Unlike most in my circle of family and friends, I happen to know Muslims on a personal level. They are a lovely South African couple of Indian descent, Mohammed and Adila. They are actually more liberal than I am politically. They are intelligent, kind people who love their family, their two small children, and whom I have an open invitation to see them should I go to South Africa.
They are also strong Muslims who found the images of the Prophet Mohammed to be insulting if not blasphemous. Islam forbids the depiction of Mohammed, and I believe the depiction of any living things under the thought that only God can create a living thing. This is why Islamic art tends towards the abstract and to calligraphy rather than the humanistic representations of Western and Asian art.
As such, with them in mind, I will not post the offending cartoons. Instead, I will post the pictures of some of those murdered because of them.
The ten people at the Charlie Hebdo magazine office, and the two officers outside, had families and friends and were not a threat to others. They were offensive, even foolish, and a quick glimpse of just the covers shows that I wouldn't have been a fan of the magazine. However, the freedom to speak one's mind, to be offensive, is one that we all must fight to preserve.
We've already seen this with The Interview, where a noxious regime went into overdrive to suppress a satirical film merely for mocking Kim Jong-Un. Now, we have another assault on intellectual freedom, one that involved bloodshed. Islamofascism, the toxic mixing of Islam with totalitarianism, has as one of its core principles the concept that a small select group can and should and must decide what all others may think, may feel, may believe. Whether it is from the Far East, the Middle East, or anywhere, we as humans must not be cowered into submission.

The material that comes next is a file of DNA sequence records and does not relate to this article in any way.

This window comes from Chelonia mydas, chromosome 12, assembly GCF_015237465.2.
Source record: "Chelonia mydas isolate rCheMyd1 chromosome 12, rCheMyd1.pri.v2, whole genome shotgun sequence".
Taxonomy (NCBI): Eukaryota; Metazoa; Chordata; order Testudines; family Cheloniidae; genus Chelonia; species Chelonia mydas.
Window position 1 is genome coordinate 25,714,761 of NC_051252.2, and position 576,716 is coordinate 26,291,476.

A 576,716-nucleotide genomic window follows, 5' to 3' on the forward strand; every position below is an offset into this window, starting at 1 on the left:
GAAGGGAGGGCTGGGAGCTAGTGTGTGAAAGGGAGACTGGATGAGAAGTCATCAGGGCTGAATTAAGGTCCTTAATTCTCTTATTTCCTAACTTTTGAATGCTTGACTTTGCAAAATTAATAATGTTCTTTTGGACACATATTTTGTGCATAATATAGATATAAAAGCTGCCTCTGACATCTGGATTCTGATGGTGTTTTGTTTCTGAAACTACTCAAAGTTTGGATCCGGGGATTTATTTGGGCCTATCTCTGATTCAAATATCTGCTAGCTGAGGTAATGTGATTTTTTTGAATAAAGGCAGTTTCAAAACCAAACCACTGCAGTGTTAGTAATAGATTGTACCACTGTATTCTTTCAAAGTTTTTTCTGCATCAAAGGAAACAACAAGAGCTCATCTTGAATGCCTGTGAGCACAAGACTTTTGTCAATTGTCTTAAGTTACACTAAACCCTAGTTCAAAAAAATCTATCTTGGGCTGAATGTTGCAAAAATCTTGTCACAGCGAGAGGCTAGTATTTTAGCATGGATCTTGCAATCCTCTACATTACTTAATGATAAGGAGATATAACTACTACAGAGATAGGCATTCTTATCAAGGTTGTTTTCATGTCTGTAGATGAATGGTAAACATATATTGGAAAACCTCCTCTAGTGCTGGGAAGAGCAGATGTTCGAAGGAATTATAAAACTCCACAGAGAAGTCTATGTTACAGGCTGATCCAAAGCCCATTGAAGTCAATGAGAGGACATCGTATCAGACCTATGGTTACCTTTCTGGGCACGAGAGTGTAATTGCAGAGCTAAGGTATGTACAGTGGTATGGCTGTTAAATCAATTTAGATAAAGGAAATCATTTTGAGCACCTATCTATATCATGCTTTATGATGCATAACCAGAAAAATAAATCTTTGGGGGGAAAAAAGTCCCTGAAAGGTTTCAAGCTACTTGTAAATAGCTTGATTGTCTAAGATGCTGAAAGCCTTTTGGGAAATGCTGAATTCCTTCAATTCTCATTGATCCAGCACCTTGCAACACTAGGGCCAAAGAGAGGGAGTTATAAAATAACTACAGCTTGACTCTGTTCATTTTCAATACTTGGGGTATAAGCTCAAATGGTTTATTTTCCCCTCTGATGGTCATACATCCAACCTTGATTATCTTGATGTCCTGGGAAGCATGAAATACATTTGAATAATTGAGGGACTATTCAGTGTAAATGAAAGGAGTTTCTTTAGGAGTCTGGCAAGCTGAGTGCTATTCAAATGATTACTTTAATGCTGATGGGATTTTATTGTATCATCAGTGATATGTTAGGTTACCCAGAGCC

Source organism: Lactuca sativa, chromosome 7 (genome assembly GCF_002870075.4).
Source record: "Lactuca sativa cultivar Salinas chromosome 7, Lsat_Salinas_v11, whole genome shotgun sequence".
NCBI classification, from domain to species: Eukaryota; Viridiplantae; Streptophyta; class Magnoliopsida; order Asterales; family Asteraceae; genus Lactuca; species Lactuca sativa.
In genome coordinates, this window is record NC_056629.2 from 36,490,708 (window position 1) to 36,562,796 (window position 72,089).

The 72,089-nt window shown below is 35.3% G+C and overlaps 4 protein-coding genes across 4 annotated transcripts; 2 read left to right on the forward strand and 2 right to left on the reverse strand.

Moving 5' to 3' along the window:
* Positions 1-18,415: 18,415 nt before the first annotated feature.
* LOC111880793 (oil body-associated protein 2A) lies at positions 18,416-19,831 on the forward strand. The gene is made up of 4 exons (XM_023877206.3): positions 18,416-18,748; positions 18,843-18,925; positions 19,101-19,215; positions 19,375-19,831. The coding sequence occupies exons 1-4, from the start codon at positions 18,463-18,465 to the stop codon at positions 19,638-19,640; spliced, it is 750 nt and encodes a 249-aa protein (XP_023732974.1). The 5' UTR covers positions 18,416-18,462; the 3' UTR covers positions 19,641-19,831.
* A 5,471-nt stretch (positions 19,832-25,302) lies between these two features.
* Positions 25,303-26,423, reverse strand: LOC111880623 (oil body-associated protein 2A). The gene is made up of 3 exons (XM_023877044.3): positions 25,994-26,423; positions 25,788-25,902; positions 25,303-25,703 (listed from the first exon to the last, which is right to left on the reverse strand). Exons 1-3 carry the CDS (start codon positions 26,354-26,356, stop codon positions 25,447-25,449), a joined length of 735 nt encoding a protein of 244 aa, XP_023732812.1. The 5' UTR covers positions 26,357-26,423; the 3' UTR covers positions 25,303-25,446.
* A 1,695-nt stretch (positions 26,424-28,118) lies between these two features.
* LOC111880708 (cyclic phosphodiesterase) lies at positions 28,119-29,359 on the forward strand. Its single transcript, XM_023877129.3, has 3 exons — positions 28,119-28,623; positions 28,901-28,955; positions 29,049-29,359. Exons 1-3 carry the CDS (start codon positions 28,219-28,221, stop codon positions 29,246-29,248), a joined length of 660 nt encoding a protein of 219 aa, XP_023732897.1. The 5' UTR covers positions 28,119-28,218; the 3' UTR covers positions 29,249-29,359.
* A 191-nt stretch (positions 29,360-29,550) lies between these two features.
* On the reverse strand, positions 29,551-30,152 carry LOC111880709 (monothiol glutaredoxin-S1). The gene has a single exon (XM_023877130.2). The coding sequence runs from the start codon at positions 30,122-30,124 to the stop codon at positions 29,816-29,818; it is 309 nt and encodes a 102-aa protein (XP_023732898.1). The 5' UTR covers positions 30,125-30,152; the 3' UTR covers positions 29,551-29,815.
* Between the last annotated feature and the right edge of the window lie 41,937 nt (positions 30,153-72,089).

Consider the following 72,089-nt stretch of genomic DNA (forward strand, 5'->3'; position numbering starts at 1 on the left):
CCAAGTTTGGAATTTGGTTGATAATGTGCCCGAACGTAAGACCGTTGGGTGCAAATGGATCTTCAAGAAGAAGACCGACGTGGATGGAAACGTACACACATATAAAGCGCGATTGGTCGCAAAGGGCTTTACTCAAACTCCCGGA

Those who kill in the name of God are the true blasphemers. God does not require human sacrifices to please Him.
We cannot ever surrender intellectually to those who have decided to decide for us what we can and cannot read, can and cannot write, can or cannot think. Those who find particular writings, drawings, or thoughts offensive should speak out, but speak out through peaceful means, to attempt to explain why something is wrong. The writers, for their part, should be free to create and to cause offense.
Again and again people appear to refuse to acknowledge that Islamofascism is dangerous. We've had another example of this, one that again has cost people their lives.
I have the right, given to me by God (however you perceive Him to be) to be critical of anything or anyone, so long as I do not call for violence against anyone or anything. There are those, however, who believe they have a God-given duty to silence me.
I believe it was Voltaire, the French author and atheist, who said, "I do not agree with what you say, but I shall defend to the death your right to say it." I am not an atheist, but just as I would not silence Richard Dawkins and he would not silence me, we all must continue to fight to speak freely, to write freely, to think freely. Otherwise, we will enter into a true Dark Age.
It breaks my heart that people have been killed over cartoons. The Charlie Hebdo staff and the two officers did just that: they defended to the death someone's right to say something others disagreed with.
There is no justification, in Heaven or Earth, for murder.
Let us all protest a real case of "Hands Up, Don't Shoot".